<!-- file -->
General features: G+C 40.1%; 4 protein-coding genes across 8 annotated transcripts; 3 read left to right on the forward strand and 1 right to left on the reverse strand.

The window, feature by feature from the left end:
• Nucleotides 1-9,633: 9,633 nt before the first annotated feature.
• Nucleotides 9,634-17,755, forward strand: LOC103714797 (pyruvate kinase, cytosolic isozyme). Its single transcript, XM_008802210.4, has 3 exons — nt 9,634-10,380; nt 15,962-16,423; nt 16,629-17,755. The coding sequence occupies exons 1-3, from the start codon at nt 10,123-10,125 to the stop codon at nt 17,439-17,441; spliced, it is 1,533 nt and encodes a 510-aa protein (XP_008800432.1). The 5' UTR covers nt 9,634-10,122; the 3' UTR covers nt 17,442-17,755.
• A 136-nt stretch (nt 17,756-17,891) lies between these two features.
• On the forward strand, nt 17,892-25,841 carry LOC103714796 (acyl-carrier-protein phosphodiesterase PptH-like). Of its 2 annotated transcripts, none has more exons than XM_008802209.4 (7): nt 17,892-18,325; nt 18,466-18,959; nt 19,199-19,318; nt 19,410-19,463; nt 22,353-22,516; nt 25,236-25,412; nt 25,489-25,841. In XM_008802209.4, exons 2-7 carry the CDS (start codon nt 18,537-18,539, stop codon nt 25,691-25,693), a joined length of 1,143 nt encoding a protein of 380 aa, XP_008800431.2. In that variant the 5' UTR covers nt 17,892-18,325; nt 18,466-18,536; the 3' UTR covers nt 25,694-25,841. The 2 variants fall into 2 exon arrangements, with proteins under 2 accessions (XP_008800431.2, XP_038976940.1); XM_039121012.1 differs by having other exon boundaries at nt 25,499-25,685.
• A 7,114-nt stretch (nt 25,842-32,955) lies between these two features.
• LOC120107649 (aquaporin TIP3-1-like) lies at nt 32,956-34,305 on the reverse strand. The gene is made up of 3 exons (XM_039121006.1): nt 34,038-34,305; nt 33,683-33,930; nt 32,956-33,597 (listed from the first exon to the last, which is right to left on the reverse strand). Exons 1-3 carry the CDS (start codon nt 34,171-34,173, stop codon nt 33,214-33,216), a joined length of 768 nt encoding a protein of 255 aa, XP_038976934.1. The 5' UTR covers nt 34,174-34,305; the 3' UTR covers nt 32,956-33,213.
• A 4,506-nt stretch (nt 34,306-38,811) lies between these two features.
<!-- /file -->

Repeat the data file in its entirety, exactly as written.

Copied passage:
General features: G+C 40.1%; 4 protein-coding genes across 8 annotated transcripts; 3 read left to right on the forward strand and 1 right to left on the reverse strand.

The window, feature by feature from the left end:
• Nucleotides 1-9,633: 9,633 nt before the first annotated feature.
• Nucleotides 9,634-17,755, forward strand: LOC103714797 (pyruvate kinase, cytosolic isozyme). Its single transcript, XM_008802210.4, has 3 exons — nt 9,634-10,380; nt 15,962-16,423; nt 16,629-17,755. The coding sequence occupies exons 1-3, from the start codon at nt 10,123-10,125 to the stop codon at nt 17,439-17,441; spliced, it is 1,533 nt and encodes a 510-aa protein (XP_008800432.1). The 5' UTR covers nt 9,634-10,122; the 3' UTR covers nt 17,442-17,755.
• A 136-nt stretch (nt 17,756-17,891) lies between these two features.
• On the forward strand, nt 17,892-25,841 carry LOC103714796 (acyl-carrier-protein phosphodiesterase PptH-like). Of its 2 annotated transcripts, none has more exons than XM_008802209.4 (7): nt 17,892-18,325; nt 18,466-18,959; nt 19,199-19,318; nt 19,410-19,463; nt 22,353-22,516; nt 25,236-25,412; nt 25,489-25,841. In XM_008802209.4, exons 2-7 carry the CDS (start codon nt 18,537-18,539, stop codon nt 25,691-25,693), a joined length of 1,143 nt encoding a protein of 380 aa, XP_008800431.2. In that variant the 5' UTR covers nt 17,892-18,325; nt 18,466-18,536; the 3' UTR covers nt 25,694-25,841. The 2 variants fall into 2 exon arrangements, with proteins under 2 accessions (XP_008800431.2, XP_038976940.1); XM_039121012.1 differs by having other exon boundaries at nt 25,499-25,685.
• A 7,114-nt stretch (nt 25,842-32,955) lies between these two features.
• LOC120107649 (aquaporin TIP3-1-like) lies at nt 32,956-34,305 on the reverse strand. The gene is made up of 3 exons (XM_039121006.1): nt 34,038-34,305; nt 33,683-33,930; nt 32,956-33,597 (listed from the first exon to the last, which is right to left on the reverse strand). Exons 1-3 carry the CDS (start codon nt 34,171-34,173, stop codon nt 33,214-33,216), a joined length of 768 nt encoding a protein of 255 aa, XP_038976934.1. The 5' UTR covers nt 34,174-34,305; the 3' UTR covers nt 32,956-33,213.
• A 4,506-nt stretch (nt 34,306-38,811) lies between these two features.